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Wood Stove Heated Radiators

Post in 'The Boiler Room - Wood Boilers and Furnaces' started by k3c4forlife, Nov 8, 2009.

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  1. k3c4forlife

    k3c4forlife New Member

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    Anyone have any experience with Wood Stove Radiator combos? I know it's quite a while down the road but trying to figure out if I could put a stove in the basement that could heat a few radiators upstairs. I know I saw a Jotul setup that could do that. Any chance it would work with a Waterford 104?

    I'm sure I'll have 15 people pointing me in the right direction within an hour.

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  2. rowerwet

    rowerwet Minister of Fire

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    there is a seller on ebay that has a radiator collector for a set up like you want to do, I don't know how efficient it would be though.
    any piping inside the stove to collect the heat would tend to cool the fire and cause creosote. I don't know if you could collect enough heat to heat more than one radiator with out getting a wood boiler.
  3. BrotherBart

    BrotherBart Hearth.com LLC Mid-Atlantic Division Staff Member

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    I am moving this to the "Boiler Room" where the guys have a lot of experience with heating radiators without blowing up things.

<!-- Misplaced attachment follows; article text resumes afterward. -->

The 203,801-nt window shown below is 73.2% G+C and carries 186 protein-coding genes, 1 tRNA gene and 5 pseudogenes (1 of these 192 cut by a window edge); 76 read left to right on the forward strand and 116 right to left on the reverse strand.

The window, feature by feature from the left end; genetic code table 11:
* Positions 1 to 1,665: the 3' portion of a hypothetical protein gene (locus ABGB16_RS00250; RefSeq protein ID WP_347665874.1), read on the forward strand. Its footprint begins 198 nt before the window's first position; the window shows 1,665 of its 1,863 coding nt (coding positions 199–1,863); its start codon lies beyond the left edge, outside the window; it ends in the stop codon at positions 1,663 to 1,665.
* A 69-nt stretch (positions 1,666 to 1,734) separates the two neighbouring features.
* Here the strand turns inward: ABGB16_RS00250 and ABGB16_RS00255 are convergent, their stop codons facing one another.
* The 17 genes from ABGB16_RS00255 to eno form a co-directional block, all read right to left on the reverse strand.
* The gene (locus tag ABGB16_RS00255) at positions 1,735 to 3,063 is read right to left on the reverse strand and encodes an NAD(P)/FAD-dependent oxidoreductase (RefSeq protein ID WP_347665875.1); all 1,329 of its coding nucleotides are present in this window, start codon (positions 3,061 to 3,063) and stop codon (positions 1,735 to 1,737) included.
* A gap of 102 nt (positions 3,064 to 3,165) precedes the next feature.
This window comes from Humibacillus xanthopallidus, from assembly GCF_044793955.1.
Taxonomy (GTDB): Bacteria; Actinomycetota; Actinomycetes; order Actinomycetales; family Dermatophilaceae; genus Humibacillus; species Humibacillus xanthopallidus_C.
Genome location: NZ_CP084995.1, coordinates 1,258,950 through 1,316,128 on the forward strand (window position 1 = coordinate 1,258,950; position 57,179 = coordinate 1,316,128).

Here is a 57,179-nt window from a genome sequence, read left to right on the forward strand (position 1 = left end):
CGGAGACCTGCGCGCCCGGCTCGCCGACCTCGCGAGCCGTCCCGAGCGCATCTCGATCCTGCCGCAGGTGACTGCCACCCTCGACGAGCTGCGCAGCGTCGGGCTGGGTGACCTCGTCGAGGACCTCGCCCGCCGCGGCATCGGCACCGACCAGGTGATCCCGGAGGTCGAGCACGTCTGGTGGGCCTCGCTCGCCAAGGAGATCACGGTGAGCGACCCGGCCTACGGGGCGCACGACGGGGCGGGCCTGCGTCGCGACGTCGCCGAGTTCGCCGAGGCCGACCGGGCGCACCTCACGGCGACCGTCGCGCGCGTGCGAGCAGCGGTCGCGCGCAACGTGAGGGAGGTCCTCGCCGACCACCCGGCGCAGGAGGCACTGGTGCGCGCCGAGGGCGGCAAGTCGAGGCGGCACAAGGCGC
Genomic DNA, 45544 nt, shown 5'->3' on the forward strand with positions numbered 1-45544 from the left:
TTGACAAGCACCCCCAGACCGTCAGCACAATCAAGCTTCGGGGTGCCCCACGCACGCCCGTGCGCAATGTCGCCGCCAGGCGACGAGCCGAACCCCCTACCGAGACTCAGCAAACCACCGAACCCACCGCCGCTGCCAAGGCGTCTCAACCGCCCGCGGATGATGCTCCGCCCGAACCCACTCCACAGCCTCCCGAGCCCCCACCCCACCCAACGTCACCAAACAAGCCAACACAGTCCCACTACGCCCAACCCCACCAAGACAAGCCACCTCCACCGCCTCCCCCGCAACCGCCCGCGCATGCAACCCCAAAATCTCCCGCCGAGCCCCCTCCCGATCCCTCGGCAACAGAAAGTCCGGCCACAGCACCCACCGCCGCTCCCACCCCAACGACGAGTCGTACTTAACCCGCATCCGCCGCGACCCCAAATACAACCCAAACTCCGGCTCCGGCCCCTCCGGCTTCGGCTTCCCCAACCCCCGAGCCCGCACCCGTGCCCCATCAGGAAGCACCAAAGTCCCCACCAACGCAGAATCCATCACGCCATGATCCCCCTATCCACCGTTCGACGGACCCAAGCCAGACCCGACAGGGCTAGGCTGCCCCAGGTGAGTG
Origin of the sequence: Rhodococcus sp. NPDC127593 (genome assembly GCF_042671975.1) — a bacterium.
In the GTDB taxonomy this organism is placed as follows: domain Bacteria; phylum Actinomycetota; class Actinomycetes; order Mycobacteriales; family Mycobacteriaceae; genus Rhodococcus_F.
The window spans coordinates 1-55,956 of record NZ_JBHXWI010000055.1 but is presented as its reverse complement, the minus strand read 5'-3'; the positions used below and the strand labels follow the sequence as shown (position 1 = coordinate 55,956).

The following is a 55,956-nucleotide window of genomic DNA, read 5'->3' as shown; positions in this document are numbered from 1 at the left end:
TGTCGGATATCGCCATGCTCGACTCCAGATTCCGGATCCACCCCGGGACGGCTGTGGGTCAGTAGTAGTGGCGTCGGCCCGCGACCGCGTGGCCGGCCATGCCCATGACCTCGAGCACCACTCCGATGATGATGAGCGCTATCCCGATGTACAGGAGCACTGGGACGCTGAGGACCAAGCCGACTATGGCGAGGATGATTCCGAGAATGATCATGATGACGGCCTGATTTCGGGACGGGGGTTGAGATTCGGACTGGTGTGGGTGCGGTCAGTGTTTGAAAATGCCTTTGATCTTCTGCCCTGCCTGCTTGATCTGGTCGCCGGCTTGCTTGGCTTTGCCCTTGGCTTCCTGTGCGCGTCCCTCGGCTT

4. Gooserider

    Gooserider Mod Emeritus

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    There are lots of reasons, but bottom line is that you will probably not be happy trying to do this with any stove that was not specifically designed to do this... You will probably get less than stellar performance, are likely to find your stove will burn a lot worse in terms of creosote making and fuel consumption, AND if the system is not very carefully designed, you stand an excellent chance of blowing yourself up... In addition, anything that goes into the firebox of the stove will probably void any UL listings, which could cause you to have problems with your homeowners insurance...

    IOW, if you want to run radiators, get a boiler that's designed to do so...

    Gooserider
  5. DenaliChuck

    DenaliChuck Member

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    Water tubes in a wood stove have the potential to make steam pockets that go boom...

    On the web somewhere I've seen someone coil tubing to fit into a cookie sheet, in-fill it with a masonry type material and attach it to the side of a woodstove. Using convection you could make some hot water, probably not enough for a radiator.
  6. Gooserider

    Gooserider Mod Emeritus

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    That approach is safer than putting tubes IN the firebox, but it can still go boom if not properly designed... (Definitely must have proper expansion tanks and pressure relief valves, and also must have provision for enough convection to avoid overheat in the event of power / pump failures...)

    In addition, it could adversely affect the stove's ability to burn clean... Part of the stove design process is determining just how fast heat will leave the stove, and this is figured using normal figures for convection and radiation into air. If one slaps what amounts to a big heat sink on the side of the stove, and starts pulling more heat out of it than it was designed for, you MAY end up pulling the firebox down below the temps it needs to maintain secondary combustion...

    Gooserider
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